Cheyenne

ABC (ended 1963)
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  • Episode Guide
  • S 7 : Ep 13

    Showdown at Oxbend

    Aired 12/17/62

  • S 7 : Ep 12

    Wanted for the Murder of...

    Aired

  • S 7 : Ep 12

    Wanted for the Murder of Cheyenne Bodie

    Aired 12/10/62

  • S 7 : Ep 11

    Johnny Brassbuttons

    Aired 12/3/62

  • S 7 : Ep 10

    Vengeance Is Mine

    Aired 11/26/62

  • Cast & Crew
  • L.Q. Jones

    Smitty

  • Clint Walker

    Cheyenne Bodie

  • Russ McCubbin

    (Stunt Man For Clint Walker As Cheyenne Bodie)

  • Will Hutchins

    Tom (Sugarfoot) Brewster

  • Ed Prentiss

    Major Grant

  • show Description
  • Cheyenne Bodie was a big man, a former army scout who went west after the American Civil War and drifted from job to job, here a cowboy, there a lawman, and always a larger-than-life hero.

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  • NiteWatch

    User Score: 1644

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  • Trivia & Quotes
  • Quotes (5)

    • (Cheyenne and Smitty approach the outlaw-run town of Paso Alto.) Cheyenne: You know, I wouldn't mind owning some of this land. Smitty: We ain't careful, we liable to. About six foot apiece.

    • Pat Keogh, on checking the fate of his partner in crime, who has just been shot, tells Cheyenne "Turner just bought himself some ground!"

    • The bank manager's daughter has just been rescued by Cheyenne from a fate worse than death at the hands of Pat Keogh. Cheyenne is alone in the room with the still hysterical woman when Keogh interrupts, saying that the bank manager has returned. Cheyenne leaves the girl and Keogh, closing the door on her, says "Don't feel too bad, honey - we might pass this way again!"

    • Mine guard:(to Cheyenne) I want to see you get some sweat on that carcass!

    • Cheyenne: "A gun has no moral standard of its own accord, Frank. It's kinda up to the man that's using it."

    Notes (6)

    • also known as "The Black Hawk War"

    • Clint Walker doesn't take his shirt off in this episode. Instead it's taken off by Beverly Michaels as she plays "nurse." The competition for the big cowboy which then grows up between Michaels and her stepdaughter plays more like something out of Greek tragedy or Eugene O'Neill than a 1950s TV western, making this an unusual "Cheyenne" episode, rooted in psychology rather than action.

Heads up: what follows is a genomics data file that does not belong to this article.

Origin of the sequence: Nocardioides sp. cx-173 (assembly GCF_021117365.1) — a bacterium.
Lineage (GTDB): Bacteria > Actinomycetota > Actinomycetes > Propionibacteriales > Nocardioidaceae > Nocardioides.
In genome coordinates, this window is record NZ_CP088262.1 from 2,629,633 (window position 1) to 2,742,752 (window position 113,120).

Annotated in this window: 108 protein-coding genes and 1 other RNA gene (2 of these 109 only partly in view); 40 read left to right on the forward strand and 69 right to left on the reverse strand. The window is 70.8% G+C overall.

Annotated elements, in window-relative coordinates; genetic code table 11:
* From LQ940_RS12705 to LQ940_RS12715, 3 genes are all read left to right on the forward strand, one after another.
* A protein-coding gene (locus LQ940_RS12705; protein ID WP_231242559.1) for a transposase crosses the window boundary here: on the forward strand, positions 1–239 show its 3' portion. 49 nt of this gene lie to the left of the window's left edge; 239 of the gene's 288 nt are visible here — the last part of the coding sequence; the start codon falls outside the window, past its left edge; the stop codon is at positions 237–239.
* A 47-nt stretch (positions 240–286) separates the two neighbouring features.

• The forced-to-work-in-a-silver-mine plot appeared again in a "Cimarron City" episode titled "Terror Town" which was shown on Oct. 18, 1958. In this episode, George Montgomery played the reluctant miner.

    • Time Magazine once joked that Clint Walker's contract must call for him to remove his shirt at least once in every episode of "Cheyenne." This episode is no exception and, perhaps more than any other, it exemplifies how Walker's "beefcake" appeal could be accentuated by placing him -- like a blinded Samson -- into situations in which he suffered various forms of abuse. Here, for example, we see him stripped to the waist and chained at the ankles, every muscle of his massive physique sweating and straining as he's forced at gunpoint to push a mine-car filled with a heavy load of ore. At one point he's shown with his wrists cuffed together behind his back. All this bondage, rather than diminishing his strength, seemed to call attention to it while, at the same time, giving him a vulnerability which audiences found appealing. (Incidentally, the plot of "The Trap," in which the hero rides into a strange town and finds himself sentenced to hard labor on trumped-up charges, worked so well in "Cheyenne" that it popped up, in various forms, on a number of other western TV series.)

    • "Take his gun and strip off his shirt. Tie 'im up." When the vengeance-seeking leader of a posse says these words about Cheyenne, viewer interest surely picked up all across America, especially when the leader adds: "I want my whip." Moments later, a member of the posse finishes tying the wrists of a bare-chested Cheyenne to a horizontal tree branch. The posse leader then turns his whip over to his son with the order: "Hit 'im!" The son, however, has scruples. "No one's gonna tell me to horsewhip a man, not even my own father." Thus, after all the build-up, Cheyenne is cut free without receiving a single lash. This is one of the greatest "teases" in TV westerns, along with a sequence in "Rawhide" in which both Eric Fleming and Clint Eastwood are tied shirtless to trees and threatened with a whip only to be rescued at the last possible moment. Perhaps the makers of "Cheyenne" felt that Clint Walker had such a broad back, no whip was up to the task of striking it! In any case, this almost-whipping scene illustrates two common points about the "Cheyenne" series: (1) Situations were always found to strip Clint Walker of his shirt, and (2) Clint Walker, despite his size and strength, usually played his character with a certain passive, almost masochistic quality. Here, for example, he's in a situation where he's about to be horsewhipped -- perhaps savagely and without mercy -- and yet he's shown meekly standing next to the tree branch as his wrists are tied, making no protests and offering no resistance. One wonders if such Quaker-like behavior would ever be found in any of today's "action heroes."